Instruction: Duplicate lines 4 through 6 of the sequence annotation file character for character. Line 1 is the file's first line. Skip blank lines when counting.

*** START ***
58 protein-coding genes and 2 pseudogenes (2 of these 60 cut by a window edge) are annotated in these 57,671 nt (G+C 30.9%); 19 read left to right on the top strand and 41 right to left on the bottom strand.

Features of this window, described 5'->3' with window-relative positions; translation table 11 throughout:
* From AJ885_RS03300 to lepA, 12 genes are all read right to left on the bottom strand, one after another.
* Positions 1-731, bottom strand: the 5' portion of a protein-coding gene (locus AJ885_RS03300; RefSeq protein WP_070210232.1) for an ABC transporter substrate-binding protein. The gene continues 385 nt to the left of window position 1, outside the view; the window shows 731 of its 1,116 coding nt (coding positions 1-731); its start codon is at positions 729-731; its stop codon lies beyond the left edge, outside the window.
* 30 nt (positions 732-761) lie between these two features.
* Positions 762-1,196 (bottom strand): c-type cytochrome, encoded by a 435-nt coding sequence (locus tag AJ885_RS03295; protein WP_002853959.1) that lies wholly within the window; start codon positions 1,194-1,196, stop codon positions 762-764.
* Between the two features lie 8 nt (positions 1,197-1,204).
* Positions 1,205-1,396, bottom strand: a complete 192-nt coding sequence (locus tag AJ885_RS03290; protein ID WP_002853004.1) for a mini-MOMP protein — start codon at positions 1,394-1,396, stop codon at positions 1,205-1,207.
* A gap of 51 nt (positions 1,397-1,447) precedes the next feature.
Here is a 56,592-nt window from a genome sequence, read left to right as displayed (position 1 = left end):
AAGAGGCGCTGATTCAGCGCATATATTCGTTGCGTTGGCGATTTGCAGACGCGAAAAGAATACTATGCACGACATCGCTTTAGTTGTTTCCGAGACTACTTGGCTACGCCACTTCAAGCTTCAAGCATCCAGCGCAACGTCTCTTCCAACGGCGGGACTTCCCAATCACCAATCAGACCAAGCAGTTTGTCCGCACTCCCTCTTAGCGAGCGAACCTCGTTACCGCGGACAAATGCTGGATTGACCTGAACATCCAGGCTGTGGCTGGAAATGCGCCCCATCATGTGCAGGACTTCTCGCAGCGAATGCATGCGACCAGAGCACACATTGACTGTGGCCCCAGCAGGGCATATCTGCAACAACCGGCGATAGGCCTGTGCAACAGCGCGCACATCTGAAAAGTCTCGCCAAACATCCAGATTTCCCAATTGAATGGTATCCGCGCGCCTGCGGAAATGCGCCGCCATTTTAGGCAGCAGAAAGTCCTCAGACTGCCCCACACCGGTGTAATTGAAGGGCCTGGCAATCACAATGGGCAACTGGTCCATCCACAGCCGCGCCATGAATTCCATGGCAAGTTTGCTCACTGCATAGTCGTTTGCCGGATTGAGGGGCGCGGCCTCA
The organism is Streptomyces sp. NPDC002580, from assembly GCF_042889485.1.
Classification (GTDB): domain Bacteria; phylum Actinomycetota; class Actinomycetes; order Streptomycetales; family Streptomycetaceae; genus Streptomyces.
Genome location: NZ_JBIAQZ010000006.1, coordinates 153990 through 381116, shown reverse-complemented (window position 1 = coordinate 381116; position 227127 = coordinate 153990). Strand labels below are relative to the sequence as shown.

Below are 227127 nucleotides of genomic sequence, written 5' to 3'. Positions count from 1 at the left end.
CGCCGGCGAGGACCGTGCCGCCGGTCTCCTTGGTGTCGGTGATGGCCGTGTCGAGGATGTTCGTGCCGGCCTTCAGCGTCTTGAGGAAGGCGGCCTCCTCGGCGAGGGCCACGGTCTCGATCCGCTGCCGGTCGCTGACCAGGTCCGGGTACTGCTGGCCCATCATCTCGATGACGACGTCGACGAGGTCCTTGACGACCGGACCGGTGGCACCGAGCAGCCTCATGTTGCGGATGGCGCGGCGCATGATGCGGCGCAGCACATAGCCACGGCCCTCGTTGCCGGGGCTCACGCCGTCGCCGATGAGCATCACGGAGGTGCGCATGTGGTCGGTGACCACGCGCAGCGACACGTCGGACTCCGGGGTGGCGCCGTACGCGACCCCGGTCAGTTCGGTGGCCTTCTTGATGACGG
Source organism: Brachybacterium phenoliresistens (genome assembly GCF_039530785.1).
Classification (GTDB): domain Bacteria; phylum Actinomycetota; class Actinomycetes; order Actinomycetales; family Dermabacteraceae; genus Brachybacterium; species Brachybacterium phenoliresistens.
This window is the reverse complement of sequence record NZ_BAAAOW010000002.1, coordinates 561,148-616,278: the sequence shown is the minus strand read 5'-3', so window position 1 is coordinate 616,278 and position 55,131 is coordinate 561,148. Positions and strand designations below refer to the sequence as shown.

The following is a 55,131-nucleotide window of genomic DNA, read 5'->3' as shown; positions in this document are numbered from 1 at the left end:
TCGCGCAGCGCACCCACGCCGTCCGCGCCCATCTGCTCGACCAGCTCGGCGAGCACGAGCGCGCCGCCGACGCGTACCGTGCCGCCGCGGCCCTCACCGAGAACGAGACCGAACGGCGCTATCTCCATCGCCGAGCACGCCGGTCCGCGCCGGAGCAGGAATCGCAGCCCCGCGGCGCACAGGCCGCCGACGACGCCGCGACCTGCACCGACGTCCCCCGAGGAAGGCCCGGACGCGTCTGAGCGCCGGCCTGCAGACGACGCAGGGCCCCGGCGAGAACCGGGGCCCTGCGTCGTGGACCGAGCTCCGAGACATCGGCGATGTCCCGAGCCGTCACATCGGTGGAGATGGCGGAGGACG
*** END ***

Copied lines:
* Positions 1-731, bottom strand: the 5' portion of a protein-coding gene (locus AJ885_RS03300; RefSeq protein WP_070210232.1) for an ABC transporter substrate-binding protein. The gene continues 385 nt to the left of window position 1, outside the view; the window shows 731 of its 1,116 coding nt (coding positions 1-731); its start codon is at positions 729-731; its stop codon lies beyond the left edge, outside the window.
* 30 nt (positions 732-761) lie between these two features.
* Positions 762-1,196 (bottom strand): c-type cytochrome, encoded by a 435-nt coding sequence (locus tag AJ885_RS03295; protein WP_002853959.1) that lies wholly within the window; start codon positions 1,194-1,196, stop codon positions 762-764.